When asked how reliable this funding could be, she replied, “However, we are programming for it … and we just hope.”

“Hope money,” interjected Commissioner Mike Vehleto laugh at.

The bridges of the state of South Dakota are more sobering, however.

A national trade group released a report Earlier this year, South Dakota was found to have the fourth worst rating of structurally weak bridges in the country.

And while the congress is debating duel infrastructure approaches – President Biden announces he plans to spend more than $ 2 trillion while Republicans of the Senate have proposed a reduced $ 500 billion plan – South Dakotans, who depend on federal dollars for bridge funding, listen.

State officials said that on Thursday deteriorated conditions are not largely found in the inventory of around 1,800 directly owned by the state.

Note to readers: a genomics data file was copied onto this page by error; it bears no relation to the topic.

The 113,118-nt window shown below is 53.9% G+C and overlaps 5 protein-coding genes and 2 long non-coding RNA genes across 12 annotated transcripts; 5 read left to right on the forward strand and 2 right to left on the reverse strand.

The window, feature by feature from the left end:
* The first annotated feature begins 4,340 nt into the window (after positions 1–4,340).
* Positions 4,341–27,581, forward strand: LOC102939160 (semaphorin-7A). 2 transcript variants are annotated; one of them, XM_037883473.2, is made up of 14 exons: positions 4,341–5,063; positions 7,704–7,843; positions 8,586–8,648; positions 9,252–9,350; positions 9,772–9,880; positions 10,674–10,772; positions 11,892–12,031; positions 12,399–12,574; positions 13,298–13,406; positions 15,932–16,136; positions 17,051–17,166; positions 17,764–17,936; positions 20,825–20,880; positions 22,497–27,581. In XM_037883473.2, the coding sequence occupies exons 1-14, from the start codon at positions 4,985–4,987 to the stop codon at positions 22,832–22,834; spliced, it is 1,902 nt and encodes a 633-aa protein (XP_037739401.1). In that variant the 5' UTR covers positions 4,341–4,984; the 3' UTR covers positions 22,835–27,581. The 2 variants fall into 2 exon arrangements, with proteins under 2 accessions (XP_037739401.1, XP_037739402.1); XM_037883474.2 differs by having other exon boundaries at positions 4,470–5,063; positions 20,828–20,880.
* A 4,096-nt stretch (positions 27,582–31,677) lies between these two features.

“Our government structures are in pretty good shape,” SDDOT’s chief bridge engineer Steve Johnson told the commission.

However, conditions are becoming more precarious for the 3,900 buildings in counties or cities where the average bridge age (51 years) is seven years older than the national average (44). On Thursday, Williams said that 25% of that inventory is classified as “in poor condition” by the state.

“The county system came a little earlier,” Williams said, noting that roads and associated bridges were built from the 1920s, 1930s, and 1940s, decades before the highway system on which many state structures rest. “Many of the local structures date from this time.”

But she said they are “making progress”.

Last year, a federal-local program funded the repair of 49 structures. On Thursday, the commission unanimously approved the approval of $ 21.5 million 31 Replacing structures – and remove another 11 – currently in the public inventory of the bridges and place them in the coming year Planning budget.

“It’s good business,” Williams commented.